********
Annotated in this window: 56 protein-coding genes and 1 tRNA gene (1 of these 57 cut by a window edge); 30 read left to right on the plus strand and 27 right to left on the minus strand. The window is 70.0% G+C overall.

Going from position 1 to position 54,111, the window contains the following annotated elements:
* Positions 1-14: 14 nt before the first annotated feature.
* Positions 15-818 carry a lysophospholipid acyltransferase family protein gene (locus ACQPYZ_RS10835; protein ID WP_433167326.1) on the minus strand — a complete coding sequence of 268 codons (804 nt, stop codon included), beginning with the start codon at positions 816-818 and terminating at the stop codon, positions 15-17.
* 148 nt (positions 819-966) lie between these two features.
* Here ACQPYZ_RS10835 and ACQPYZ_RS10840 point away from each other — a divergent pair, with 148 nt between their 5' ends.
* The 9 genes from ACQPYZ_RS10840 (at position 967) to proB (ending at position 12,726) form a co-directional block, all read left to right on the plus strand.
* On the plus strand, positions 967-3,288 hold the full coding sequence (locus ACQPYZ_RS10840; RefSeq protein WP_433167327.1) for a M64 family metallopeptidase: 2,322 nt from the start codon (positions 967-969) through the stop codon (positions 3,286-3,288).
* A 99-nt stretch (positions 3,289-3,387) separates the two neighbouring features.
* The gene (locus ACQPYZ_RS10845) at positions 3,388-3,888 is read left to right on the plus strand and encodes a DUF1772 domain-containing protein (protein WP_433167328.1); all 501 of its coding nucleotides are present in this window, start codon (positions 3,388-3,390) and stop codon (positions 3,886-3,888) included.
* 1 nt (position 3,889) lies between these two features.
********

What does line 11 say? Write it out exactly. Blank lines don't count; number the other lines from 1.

* 1 nt (position 3,889) lies between these two features.